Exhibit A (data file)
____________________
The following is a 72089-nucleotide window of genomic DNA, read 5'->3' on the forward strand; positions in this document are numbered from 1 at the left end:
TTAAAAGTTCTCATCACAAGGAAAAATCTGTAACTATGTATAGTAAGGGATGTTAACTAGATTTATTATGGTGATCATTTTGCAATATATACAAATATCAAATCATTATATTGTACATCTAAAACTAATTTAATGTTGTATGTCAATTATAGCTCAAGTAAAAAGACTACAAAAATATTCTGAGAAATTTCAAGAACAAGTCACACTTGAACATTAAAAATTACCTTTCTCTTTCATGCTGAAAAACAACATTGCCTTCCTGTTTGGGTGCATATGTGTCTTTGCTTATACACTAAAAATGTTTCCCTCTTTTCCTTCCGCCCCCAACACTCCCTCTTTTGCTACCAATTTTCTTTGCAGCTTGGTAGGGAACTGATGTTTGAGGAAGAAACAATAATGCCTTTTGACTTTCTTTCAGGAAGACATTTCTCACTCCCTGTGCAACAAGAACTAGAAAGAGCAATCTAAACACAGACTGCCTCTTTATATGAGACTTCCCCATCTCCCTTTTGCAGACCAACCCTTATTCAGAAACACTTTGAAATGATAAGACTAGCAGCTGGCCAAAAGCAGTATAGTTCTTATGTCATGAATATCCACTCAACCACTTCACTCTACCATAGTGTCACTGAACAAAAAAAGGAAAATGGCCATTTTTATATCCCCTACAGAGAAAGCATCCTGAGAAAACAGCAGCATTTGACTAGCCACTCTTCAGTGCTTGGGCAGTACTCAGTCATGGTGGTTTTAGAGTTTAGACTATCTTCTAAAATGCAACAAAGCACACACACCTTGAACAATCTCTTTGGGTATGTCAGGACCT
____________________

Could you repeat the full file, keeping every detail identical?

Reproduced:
The following is a 72089-nucleotide window of genomic DNA, read 5'->3' on the forward strand; positions in this document are numbered from 1 at the left end:
TTAAAAGTTCTCATCACAAGGAAAAATCTGTAACTATGTATAGTAAGGGATGTTAACTAGATTTATTATGGTGATCATTTTGCAATATATACAAATATCAAATCATTATATTGTACATCTAAAACTAATTTAATGTTGTATGTCAATTATAGCTCAAGTAAAAAGACTACAAAAATATTCTGAGAAATTTCAAGAACAAGTCACACTTGAACATTAAAAATTACCTTTCTCTTTCATGCTGAAAAACAACATTGCCTTCCTGTTTGGGTGCATATGTGTCTTTGCTTATACACTAAAAATGTTTCCCTCTTTTCCTTCCGCCCCCAACACTCCCTCTTTTGCTACCAATTTTCTTTGCAGCTTGGTAGGGAACTGATGTTTGAGGAAGAAACAATAATGCCTTTTGACTTTCTTTCAGGAAGACATTTCTCACTCCCTGTGCAACAAGAACTAGAAAGAGCAATCTAAACACAGACTGCCTCTTTATATGAGACTTCCCCATCTCCCTTTTGCAGACCAACCCTTATTCAGAAACACTTTGAAATGATAAGACTAGCAGCTGGCCAAAAGCAGTATAGTTCTTATGTCATGAATATCCACTCAACCACTTCACTCTACCATAGTGTCACTGAACAAAAAAAGGAAAATGGCCATTTTTATATCCCCTACAGAGAAAGCATCCTGAGAAAACAGCAGCATTTGACTAGCCACTCTTCAGTGCTTGGGCAGTACTCAGTCATGGTGGTTTTAGAGTTTAGACTATCTTCTAAAATGCAACAAAGCACACACACCTTGAACAATCTCTTTGGGTATGTCAGGACCT